Spaniards live longer with a life expectancy of 82
Living in Spain could have its benefits – the average Spaniard’s life expectancy shot up by almost five years since 1990.
Maybe it’s the Mediterranean lifestyle, or something in the water – or the wine – but the average Spaniard’s life expectancy has shot up by almost five years since 1990.
A 2013 study funded by the Bill and Melinda Gates Foundation reveals that the Spanish lifespan is approaching 82, up from 77 over the last two decades.
And you get more bang for buck here than in Britain where life expectancy now stands at 81.5 years, up from 76 in 1990.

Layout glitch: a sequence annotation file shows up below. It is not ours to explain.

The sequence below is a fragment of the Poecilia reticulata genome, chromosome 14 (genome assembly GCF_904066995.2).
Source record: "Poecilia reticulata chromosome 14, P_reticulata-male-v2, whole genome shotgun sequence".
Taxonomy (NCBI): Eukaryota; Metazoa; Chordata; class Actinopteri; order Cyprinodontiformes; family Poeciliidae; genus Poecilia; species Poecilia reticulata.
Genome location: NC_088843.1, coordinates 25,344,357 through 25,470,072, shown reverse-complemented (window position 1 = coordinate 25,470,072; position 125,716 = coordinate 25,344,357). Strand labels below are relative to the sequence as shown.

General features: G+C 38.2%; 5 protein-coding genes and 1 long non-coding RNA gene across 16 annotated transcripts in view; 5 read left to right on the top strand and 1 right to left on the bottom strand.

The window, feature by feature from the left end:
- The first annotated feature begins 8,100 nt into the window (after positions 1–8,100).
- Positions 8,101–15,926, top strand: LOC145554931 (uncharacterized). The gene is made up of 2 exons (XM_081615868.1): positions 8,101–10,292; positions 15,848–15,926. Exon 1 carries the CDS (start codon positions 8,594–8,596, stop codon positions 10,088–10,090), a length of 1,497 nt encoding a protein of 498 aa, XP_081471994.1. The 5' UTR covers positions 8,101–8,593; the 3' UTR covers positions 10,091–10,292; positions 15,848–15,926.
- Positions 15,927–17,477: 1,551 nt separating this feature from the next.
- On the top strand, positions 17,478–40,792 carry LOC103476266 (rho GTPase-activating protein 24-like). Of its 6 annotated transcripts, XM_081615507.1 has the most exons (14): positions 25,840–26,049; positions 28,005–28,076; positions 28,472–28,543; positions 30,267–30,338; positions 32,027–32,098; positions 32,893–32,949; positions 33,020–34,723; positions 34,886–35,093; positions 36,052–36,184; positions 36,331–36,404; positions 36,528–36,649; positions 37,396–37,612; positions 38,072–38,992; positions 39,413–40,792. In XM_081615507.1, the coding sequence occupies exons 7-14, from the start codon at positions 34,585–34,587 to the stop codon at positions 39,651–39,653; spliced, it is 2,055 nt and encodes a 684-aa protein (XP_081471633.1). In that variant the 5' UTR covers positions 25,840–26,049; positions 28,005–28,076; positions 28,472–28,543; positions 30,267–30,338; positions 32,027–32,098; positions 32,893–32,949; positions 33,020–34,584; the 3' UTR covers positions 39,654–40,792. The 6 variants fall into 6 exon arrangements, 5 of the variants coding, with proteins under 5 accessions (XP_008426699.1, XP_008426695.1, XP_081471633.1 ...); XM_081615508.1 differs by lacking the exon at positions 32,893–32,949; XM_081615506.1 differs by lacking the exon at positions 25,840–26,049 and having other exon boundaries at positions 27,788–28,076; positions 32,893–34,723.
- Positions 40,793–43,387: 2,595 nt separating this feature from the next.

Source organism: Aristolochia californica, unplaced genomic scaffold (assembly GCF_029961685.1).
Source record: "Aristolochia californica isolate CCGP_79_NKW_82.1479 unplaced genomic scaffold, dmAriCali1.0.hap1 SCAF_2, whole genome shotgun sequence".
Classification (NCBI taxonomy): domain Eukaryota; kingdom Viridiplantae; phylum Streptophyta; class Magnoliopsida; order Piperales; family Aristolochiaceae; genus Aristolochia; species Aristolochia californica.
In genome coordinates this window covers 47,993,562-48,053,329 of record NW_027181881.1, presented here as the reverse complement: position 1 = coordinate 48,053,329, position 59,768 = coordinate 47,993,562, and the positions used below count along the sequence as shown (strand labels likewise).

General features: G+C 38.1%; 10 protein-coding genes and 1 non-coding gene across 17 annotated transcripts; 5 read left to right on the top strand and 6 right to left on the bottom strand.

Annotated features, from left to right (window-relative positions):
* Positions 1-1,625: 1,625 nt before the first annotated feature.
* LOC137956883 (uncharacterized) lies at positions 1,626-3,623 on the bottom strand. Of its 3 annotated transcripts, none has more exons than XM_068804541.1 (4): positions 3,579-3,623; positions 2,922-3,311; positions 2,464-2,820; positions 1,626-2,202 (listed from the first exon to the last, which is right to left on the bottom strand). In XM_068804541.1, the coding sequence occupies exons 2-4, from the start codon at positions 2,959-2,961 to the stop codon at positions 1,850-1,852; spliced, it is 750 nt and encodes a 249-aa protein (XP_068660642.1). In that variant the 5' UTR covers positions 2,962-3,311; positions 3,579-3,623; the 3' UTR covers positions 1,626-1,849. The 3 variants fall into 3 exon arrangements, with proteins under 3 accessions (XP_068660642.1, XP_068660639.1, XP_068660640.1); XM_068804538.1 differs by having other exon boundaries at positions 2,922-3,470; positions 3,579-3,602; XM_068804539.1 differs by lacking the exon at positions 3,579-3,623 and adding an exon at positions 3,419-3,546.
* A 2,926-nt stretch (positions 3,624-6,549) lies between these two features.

People are living longer worldwide, with average life expectancy up from 65 in 1990 to 71.5 in 2013.
Even the guys are catching up. In Spain, although women still live longer than men, male life expectancy has risen at a greater rate – by 5.7 years compared to to 3. 8 years for females.
Spain sits in 13th position for longevity worldwide but if you really want to squeeze every last drop out of life, go live in Andorra which leads the field with life expectancy averaging 83.9 years.
The Japanese come second with a lifespan of 83.3 years followed by Iceland (82.8), Switzerland (82.7), Israel and Cypus (82.2) and Malta and Italy (82.1).